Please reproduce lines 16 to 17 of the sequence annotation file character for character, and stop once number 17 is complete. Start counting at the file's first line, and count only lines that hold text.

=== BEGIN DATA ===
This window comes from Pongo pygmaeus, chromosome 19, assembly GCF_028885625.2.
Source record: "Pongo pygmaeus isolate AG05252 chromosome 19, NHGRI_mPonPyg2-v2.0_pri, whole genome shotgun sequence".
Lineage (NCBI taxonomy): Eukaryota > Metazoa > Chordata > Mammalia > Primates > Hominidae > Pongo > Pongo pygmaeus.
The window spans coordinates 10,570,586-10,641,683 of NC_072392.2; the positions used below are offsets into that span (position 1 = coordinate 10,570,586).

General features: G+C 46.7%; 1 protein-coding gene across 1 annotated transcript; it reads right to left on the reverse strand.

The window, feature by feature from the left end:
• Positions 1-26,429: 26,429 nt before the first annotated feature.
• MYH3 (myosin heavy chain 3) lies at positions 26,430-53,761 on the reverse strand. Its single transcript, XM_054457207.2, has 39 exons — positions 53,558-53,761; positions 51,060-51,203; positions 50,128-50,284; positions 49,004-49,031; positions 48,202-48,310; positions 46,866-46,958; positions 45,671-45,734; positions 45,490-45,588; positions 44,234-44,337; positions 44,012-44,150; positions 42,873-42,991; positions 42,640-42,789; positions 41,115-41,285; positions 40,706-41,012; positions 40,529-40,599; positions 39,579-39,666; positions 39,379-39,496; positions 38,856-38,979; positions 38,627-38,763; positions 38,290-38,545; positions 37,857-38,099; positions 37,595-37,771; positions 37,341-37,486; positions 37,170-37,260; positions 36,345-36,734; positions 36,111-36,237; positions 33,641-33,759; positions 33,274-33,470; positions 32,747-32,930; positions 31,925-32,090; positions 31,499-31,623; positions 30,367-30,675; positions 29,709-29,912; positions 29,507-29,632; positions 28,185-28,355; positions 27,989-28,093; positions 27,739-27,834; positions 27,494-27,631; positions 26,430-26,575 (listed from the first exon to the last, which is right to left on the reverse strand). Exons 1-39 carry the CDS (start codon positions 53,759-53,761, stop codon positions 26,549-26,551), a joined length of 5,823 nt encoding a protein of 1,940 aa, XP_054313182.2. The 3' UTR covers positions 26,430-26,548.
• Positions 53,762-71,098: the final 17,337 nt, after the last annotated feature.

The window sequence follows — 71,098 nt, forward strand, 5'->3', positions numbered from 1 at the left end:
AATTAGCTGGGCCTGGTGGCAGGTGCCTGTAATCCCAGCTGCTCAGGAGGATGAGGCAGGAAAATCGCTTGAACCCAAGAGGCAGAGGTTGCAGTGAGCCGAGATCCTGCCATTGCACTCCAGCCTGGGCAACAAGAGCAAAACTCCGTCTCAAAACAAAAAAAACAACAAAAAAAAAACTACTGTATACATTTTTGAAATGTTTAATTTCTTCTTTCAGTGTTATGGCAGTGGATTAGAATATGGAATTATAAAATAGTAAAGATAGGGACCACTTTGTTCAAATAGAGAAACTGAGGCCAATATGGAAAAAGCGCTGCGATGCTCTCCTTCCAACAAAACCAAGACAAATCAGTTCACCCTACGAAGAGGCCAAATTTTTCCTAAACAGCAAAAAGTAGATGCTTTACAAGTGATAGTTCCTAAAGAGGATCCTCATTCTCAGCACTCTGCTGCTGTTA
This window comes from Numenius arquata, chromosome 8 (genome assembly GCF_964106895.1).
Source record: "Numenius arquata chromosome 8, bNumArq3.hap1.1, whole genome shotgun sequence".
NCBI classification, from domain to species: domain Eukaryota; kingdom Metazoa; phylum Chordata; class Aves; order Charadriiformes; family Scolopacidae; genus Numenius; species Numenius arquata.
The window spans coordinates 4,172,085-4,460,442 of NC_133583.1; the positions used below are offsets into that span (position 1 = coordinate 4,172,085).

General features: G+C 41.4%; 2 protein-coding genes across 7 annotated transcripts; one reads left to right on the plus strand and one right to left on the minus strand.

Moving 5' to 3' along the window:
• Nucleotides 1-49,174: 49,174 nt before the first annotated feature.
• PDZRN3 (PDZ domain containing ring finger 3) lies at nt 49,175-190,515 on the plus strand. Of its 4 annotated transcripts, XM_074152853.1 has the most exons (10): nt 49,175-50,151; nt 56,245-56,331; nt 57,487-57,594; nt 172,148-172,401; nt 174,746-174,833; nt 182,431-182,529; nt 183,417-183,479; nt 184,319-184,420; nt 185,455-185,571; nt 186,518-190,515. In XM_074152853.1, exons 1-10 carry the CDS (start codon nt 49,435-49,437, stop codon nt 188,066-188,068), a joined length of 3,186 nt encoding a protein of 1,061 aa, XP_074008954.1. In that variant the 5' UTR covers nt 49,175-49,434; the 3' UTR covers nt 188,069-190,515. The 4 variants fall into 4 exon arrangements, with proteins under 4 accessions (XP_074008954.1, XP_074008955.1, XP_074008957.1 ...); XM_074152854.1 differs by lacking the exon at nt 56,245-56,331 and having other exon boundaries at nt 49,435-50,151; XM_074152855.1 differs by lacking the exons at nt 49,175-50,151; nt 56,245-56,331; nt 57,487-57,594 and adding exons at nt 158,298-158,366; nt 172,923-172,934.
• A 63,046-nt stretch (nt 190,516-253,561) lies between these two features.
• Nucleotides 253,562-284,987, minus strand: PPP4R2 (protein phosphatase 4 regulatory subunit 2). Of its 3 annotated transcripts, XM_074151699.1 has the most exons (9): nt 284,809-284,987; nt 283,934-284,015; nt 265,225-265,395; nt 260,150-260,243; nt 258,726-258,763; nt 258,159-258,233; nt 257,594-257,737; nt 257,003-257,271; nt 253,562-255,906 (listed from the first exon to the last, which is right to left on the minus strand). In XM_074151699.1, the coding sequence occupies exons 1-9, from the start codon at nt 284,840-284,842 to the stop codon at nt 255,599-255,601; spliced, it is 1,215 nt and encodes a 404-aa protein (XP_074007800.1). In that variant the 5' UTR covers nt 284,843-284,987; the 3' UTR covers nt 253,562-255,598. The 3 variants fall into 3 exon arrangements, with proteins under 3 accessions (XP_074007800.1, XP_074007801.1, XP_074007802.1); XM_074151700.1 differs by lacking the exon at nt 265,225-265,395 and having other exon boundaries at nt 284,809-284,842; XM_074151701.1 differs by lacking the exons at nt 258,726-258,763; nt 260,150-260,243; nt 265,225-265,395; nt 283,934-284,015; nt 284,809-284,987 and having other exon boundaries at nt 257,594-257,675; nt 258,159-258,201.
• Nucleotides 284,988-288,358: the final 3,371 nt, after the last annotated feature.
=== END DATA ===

General features: G+C 41.4%; 2 protein-coding genes across 7 annotated transcripts; one reads left to right on the plus strand and one right to left on the minus strand.

Moving 5' to 3' along the window: